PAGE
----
These three songs suspend rock's blues-derived, male-modelled, tension-release 'testicular thermodynamics' to explore a slow-burn series of plateaus.
Leaving aside the forgettable Mirage, FM’s next most significant moment was 1987’s Tango in the Night, the album that Buckingham rescued from the band’s coked out indifference, at the cost of his own departure. By this time, Stevie was the furthest gone, a catatonic zombie wheeled into the studio to perform her contributions. And she sounds like that, autopiloting through the meandering AOR doodles of ‘Seven Wonders’ and ‘Welcome to the Room… Sara’. McVie contributes two of the album’s mega-hits; the Afropop effervescence of ‘Everywhere’, and, one of her most disturbing hymns to supplication, ‘Little Lies’ . But the highlight, appropriately, belongs to Buckingham; his ‘Big Love’ sounds like the copulation of Duchampian desiring machines. Marcello is right to invoke Horn and ZTT, though for me, the album displays many of Horn’s vices, an uninvolving, pristine monumentalism, cavernous and vacuous.
Finally, then, to the MTV/VH-1 comeback special from 1997, The Dance.
Watching, you can feel all the electricity that’s lacking at Glastonbury crackle. It’s a masterclass in rock performance – which doesn’t mean histrionic posturing (Bono), end of the pier metamugging (Robbie) or tonsil-rupturing vocal gymnastics (Xtina).
There’s something almost intangible but immediately palpable that separates, say, Macca at Glastonbury from The Dance. Macca hits all the notes and technically performs ‘well’. But what FM do that McCartney didn’t happens between the notes. It’s the difference between acting and acting out. On The Dance, Fleetwood Mac occupy the affective space of the songs, they don’t simply play them. They enter into a performance trance. The result is that every song matters.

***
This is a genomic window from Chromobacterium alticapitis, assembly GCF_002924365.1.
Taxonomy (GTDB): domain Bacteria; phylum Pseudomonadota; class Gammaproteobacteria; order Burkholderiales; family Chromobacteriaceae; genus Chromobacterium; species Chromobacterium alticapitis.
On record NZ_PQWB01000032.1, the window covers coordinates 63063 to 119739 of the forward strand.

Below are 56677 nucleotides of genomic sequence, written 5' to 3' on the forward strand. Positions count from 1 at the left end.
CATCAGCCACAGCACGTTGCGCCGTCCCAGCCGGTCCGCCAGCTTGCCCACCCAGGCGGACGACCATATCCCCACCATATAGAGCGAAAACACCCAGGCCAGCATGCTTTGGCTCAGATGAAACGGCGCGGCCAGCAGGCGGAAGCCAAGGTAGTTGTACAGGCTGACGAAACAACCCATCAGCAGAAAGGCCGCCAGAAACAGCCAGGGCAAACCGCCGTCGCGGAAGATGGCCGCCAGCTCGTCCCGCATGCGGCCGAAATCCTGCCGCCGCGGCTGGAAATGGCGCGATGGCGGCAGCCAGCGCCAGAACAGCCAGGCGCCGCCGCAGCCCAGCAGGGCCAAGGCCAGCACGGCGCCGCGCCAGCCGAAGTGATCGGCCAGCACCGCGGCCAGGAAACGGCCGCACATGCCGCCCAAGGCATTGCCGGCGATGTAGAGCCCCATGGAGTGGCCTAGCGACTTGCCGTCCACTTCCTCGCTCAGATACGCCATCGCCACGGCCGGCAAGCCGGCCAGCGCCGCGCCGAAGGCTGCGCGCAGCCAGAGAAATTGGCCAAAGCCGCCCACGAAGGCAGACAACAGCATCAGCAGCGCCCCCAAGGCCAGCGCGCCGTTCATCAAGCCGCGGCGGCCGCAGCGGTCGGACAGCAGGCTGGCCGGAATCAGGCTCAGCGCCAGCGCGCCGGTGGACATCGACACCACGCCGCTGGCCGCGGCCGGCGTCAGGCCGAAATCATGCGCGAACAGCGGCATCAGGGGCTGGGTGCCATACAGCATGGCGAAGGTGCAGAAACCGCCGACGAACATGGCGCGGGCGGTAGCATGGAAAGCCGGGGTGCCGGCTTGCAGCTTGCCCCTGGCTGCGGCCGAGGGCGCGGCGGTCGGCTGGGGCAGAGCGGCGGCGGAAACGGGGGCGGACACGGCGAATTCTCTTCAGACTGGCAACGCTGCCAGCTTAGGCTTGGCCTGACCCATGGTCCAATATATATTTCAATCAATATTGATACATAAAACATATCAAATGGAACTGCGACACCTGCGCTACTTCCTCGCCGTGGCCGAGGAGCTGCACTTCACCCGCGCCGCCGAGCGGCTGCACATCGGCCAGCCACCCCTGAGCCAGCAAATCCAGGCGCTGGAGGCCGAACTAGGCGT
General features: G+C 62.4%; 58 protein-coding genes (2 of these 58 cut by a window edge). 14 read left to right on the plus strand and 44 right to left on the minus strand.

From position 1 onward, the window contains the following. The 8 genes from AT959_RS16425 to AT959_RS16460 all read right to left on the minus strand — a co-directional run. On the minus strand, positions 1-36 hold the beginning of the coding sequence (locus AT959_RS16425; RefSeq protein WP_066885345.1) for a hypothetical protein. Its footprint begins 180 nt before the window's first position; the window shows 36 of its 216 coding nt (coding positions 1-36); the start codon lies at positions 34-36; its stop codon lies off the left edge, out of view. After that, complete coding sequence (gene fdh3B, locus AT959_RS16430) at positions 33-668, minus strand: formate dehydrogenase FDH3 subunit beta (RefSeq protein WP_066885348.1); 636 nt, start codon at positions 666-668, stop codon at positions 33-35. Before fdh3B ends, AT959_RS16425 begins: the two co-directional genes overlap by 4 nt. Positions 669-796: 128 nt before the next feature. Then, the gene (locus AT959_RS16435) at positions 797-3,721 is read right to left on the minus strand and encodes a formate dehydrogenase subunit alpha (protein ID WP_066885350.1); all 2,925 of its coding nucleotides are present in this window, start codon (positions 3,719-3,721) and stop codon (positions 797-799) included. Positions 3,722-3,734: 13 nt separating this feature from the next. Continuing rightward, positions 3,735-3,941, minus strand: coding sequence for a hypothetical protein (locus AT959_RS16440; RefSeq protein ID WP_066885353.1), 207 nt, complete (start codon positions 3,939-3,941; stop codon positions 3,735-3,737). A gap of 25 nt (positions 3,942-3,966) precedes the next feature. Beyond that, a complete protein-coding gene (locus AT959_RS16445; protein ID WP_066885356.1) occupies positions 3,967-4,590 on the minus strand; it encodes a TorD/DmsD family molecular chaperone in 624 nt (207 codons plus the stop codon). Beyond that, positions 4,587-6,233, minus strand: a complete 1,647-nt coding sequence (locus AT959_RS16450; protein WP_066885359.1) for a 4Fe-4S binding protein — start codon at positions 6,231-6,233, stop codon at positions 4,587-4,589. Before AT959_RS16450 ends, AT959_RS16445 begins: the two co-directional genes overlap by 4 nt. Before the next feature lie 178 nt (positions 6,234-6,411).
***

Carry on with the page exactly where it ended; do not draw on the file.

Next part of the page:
Everything is dramatic, including the band’s arrangement on stage.
At the back, the group’s engine room, itself a study in contrasts. Mick Fleetwood, effusive, gregarious, an attention-junkie, gurns, leers and lurches like some hyperactive Ray Harryhausen-giant, while John McVie, baseball gap pulled down over his eyes, lurks in the shadows in the manner of unassuming mechanic. On the right, slightly detached, vaguely inhibited, uncomfortably stiff, dressed like a glamorous headmistress, Christine McVie: sensible and sentimental. But the real action is front and left. Stevie, leaning forward in a witchy hunch, swathed in shawls and scarves, sensuality incarnate, her gaze fixated, for most of the time, on Buckingham (body taut, his head rolled back), both well aware that the source of the group’s sorcerous power is the interplay between the two of them.